Despite economic woes, many women plan to expand their companies in the months ahead.
Worries about the ailing economy and rising health-care costs aren't keeping women business executives from trying to grow their companies, according to Women Impacting Public Policy, a Washington, D.C-based advocacy group.
Nearly half of 278 women business executives surveyed said they expect to add up to five new employees this year, the group reported. Up to 82 percent said they weren't planning on downsizing their business as a result of the slowing economy, which 62 percent cited as their biggest concern, followed by health-care costs and the environment.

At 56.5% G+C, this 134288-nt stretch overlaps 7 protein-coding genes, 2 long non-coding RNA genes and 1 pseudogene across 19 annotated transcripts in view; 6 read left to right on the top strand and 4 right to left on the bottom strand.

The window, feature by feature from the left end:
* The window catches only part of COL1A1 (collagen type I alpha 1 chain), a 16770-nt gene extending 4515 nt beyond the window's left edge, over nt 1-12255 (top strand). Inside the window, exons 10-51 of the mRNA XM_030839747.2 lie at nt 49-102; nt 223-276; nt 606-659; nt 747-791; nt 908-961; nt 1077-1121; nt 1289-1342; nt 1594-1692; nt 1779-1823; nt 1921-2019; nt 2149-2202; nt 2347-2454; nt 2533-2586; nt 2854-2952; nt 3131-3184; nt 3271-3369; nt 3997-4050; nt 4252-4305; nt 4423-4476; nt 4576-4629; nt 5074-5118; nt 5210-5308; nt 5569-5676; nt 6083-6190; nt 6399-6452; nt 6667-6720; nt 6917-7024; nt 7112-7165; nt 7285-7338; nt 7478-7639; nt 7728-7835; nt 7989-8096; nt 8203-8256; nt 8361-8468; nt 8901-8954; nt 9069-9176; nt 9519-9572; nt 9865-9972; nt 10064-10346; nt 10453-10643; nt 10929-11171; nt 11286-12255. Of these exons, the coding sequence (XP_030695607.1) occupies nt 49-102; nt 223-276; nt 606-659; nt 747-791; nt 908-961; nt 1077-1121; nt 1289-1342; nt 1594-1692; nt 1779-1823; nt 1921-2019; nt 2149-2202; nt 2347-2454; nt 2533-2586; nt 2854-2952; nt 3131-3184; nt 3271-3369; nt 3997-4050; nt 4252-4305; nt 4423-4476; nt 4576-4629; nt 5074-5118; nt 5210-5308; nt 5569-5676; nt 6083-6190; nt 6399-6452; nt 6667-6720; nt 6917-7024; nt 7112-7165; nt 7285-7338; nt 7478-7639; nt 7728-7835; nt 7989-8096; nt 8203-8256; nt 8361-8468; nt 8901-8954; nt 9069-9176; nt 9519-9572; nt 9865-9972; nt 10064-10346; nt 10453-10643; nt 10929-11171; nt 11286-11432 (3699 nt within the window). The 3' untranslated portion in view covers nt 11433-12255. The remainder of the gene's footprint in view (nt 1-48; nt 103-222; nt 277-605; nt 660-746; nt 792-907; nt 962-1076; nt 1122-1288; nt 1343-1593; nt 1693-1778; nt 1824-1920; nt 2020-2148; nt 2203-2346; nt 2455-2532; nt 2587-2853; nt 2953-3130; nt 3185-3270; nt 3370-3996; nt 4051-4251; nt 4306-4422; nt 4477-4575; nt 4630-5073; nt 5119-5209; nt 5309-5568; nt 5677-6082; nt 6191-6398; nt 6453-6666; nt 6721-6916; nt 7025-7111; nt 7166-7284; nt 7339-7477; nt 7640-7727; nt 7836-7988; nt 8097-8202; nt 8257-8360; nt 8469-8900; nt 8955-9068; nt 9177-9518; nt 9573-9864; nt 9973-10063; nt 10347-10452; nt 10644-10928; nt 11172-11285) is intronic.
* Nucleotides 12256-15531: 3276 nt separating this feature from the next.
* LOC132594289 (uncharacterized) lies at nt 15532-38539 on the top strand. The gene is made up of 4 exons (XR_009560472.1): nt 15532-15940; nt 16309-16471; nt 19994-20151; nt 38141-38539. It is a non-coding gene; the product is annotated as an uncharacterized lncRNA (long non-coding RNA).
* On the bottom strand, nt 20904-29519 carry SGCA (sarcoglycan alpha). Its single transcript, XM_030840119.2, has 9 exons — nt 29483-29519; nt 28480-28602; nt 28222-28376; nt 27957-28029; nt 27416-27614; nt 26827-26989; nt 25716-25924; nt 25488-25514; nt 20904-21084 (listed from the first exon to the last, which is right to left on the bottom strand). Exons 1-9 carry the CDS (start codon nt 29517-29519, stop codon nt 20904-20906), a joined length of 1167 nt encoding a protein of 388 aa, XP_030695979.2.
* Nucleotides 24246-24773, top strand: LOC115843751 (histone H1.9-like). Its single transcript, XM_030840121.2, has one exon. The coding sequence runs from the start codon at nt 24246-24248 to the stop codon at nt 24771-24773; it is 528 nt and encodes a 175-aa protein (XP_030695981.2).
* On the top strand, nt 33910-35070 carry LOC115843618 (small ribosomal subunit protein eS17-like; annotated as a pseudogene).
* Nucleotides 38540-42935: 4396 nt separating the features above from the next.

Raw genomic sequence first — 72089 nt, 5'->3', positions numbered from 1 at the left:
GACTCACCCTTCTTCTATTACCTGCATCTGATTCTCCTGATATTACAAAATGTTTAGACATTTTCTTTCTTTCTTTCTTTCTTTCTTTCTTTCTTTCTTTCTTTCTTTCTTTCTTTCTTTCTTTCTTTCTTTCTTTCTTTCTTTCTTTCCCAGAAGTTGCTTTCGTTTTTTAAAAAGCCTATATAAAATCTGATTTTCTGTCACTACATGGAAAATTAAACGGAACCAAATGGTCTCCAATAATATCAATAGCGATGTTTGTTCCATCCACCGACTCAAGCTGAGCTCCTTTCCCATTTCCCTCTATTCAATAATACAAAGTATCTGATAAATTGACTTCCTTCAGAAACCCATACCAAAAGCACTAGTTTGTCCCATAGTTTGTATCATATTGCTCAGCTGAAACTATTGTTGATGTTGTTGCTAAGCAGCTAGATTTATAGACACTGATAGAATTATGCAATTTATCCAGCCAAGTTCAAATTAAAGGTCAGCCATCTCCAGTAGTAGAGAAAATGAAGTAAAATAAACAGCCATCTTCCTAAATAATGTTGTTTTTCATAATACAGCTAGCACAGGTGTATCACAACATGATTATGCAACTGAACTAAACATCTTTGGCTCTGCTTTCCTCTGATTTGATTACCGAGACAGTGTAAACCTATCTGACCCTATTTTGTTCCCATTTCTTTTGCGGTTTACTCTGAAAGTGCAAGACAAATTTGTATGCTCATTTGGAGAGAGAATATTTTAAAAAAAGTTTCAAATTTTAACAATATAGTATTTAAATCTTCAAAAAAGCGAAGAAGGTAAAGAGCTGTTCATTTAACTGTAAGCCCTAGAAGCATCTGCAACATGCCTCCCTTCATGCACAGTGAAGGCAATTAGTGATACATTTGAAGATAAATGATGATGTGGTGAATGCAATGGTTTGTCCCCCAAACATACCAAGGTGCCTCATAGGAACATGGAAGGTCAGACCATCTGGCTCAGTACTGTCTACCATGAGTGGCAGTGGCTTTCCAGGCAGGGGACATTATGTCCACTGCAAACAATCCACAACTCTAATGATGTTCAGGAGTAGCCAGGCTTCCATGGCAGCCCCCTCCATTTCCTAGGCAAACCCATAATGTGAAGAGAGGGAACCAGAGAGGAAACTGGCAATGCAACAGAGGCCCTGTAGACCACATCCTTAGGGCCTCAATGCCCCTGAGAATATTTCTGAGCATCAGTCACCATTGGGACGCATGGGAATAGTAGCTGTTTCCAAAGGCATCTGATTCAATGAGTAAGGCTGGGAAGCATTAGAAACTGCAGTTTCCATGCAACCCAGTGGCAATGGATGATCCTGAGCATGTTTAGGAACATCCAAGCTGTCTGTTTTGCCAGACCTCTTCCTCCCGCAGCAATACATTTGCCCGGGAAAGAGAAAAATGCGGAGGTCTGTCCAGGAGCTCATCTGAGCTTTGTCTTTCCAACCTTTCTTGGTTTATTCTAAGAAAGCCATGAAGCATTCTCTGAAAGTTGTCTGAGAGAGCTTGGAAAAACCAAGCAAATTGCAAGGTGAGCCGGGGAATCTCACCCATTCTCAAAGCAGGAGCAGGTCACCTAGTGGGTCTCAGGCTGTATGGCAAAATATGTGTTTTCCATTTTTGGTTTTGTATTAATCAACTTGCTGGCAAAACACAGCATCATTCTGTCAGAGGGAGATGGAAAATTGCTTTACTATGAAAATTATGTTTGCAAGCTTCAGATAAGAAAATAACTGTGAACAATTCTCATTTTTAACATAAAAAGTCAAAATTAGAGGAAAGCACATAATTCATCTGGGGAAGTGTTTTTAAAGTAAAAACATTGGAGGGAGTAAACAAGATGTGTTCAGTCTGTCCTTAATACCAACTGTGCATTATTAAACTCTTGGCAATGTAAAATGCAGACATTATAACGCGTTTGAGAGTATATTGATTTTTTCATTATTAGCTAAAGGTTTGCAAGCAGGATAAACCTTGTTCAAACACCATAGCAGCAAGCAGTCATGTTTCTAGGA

Some 90 percent of respondents said they support congressional proposals that give small businesses access to the same insurance as government employees, while half said they supported mandates to boost technical innovation aimed at reducing the country's oil dependency.
"The response from women entrepreneurs clearly reflects the growing concern with the U.S. economic outlook," Barbara Kasoff, the group's president, said in a statement. "Given the key role that small business plays in our overall economy, the survey results can help shape federal and state policies," she said.